The process needs to be fast, flexible and fit with the speed of product development and launch in your organisation - internal processes must be aligned with the elearning for it to be engaging and responsive.

2. Virtual practice builds confidence and competence

Simulating customer interaction can help agents and advisors practice and model best practice behaviours. There are often significant constraints that will affect the call outcome based on what can be said, when and how. There is a fine balancing act to be struck between inflexible scripted responses and offering more flexible, 'human' conversation, while remaining compliant.

3. Compliance/regulatory training can be automatically tracked and audited

Keeping compliant is a significant undertaking with high administration costs. Learning management systems automate the collection and reporting of completion data for later auditing purposes. Going beyond the letter of the law it is possible to have employees understand the spirit of the regulation to which they must comply. For example, no-one would argue with the need to protect data and treat customers fairly, but sometimes the regulation can overshadow the core message. Good elearning design can address this.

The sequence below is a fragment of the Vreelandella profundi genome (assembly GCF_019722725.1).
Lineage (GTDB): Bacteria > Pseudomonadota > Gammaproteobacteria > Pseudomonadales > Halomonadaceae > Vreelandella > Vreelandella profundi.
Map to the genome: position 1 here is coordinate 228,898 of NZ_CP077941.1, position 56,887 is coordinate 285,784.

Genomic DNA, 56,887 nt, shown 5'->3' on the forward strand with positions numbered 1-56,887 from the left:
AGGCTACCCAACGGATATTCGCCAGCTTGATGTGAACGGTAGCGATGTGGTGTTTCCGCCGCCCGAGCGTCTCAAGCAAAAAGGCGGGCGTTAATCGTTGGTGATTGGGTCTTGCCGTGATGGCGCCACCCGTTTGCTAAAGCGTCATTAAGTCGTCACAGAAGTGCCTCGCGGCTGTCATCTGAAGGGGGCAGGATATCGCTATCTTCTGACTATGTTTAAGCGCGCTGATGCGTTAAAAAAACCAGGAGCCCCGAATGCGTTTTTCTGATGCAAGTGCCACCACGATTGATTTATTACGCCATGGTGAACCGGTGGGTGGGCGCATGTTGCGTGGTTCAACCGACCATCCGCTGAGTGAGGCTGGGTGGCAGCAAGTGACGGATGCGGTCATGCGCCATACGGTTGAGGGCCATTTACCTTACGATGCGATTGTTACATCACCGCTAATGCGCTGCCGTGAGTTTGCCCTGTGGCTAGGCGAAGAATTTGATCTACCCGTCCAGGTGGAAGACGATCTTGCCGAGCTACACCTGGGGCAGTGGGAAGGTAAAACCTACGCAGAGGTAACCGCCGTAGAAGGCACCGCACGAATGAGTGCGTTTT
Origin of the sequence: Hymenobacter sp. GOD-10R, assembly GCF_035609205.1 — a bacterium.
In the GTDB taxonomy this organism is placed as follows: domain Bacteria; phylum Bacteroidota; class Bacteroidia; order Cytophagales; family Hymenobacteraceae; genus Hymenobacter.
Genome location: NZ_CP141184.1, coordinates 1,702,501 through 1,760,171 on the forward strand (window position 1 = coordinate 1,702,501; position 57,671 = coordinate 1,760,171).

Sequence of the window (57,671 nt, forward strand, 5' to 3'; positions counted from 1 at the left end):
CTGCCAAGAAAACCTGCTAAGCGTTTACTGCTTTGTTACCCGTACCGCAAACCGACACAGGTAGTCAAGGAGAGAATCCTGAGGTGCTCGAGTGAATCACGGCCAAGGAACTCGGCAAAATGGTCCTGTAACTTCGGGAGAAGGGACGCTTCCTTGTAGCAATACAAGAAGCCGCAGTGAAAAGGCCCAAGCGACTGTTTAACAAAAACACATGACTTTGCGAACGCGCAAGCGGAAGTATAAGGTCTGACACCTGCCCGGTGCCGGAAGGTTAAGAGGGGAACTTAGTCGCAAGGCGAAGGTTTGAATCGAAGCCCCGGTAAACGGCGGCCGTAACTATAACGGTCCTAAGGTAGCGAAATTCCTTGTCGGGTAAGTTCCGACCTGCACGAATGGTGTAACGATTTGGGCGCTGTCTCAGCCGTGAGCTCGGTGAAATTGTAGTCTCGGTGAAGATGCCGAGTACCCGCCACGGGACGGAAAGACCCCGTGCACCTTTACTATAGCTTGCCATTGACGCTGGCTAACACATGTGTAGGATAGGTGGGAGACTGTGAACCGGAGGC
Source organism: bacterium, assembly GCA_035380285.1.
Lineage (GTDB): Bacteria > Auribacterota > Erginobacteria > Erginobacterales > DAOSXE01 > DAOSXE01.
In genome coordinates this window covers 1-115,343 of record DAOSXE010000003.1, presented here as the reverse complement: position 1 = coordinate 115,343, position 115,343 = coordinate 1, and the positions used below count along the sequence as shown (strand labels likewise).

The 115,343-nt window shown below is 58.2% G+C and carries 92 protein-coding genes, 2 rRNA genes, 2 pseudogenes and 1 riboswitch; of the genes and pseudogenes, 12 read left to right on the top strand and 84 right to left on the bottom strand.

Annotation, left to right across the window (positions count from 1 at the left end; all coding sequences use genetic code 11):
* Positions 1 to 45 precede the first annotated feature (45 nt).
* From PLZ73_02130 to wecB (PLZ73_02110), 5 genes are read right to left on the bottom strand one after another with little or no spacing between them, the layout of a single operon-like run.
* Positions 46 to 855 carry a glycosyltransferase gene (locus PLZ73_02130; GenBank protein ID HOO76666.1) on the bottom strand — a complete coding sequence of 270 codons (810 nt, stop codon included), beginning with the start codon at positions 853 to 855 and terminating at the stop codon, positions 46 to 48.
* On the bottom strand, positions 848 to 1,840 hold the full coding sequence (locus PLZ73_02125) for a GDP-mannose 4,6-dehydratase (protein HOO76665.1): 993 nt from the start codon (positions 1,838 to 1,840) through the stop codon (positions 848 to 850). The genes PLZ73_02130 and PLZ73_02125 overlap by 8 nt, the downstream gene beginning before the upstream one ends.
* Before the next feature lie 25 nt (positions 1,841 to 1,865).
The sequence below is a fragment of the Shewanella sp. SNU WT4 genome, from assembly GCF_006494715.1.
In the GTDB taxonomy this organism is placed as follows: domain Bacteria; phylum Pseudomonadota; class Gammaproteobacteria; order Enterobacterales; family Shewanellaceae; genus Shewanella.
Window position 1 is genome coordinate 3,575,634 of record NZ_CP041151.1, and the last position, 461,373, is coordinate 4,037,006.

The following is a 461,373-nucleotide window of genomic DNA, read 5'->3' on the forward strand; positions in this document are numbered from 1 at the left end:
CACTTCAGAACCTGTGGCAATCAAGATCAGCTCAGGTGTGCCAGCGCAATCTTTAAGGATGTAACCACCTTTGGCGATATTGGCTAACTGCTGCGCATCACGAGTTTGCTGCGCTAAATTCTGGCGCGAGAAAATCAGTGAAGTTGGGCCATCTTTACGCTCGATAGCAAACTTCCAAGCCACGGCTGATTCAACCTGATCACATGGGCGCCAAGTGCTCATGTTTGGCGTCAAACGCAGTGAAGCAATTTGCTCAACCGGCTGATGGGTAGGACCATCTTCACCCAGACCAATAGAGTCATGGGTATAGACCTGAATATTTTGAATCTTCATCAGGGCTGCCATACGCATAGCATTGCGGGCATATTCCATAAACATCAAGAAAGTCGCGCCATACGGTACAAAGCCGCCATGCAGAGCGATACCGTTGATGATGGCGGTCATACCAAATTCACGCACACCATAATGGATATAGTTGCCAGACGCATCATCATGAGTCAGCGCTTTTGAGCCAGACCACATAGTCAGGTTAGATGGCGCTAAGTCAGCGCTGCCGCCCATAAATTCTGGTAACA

4. Give customers and staff a shared learning experience

In the true spirit of self service, it makes sense to offer a similar experience for your customers and staff that ensures there is a shared understanding in place. A higher budget is often spent on 'superficial' customer communication and marketing than on staff training, often leaving the customer wanting more detail to inform their decision.

Staff also need detail and knowledge in order to serve customers well. Perhaps sharing these budget pots in a more balanced way will result in high quality learning and communication deliverables that will enable customers to self-serve, and contact centre staff to be more enthused and self-motivated about the products and services they offer.

Note that elearning content doesn't just have to sit inside an LMS - it can be on the external website, directly linked to applications your staff and customers use.

5. Less learning more often - focus on performance support

Product knowledge dates quickly. Pulling staff away from their jobs to sit in training sessions that do little to inspire, much to confuse, only for them to forget most of what was presented is not a productive use of time. Building learning opportunities into the everyday work flow is an essential part of a modern day contact centre environment.

6. Start staff learning before they arrive

The pre-induction learning portal is proving to be an excellent tool to dramatically improve new staff engagement and productivity from their very first day. The Aberdeen Group Report on Effective Onboarding Techniques and Strategies made this one of its key recommendations for organisations looking to reduce training costs and improve employee engagement.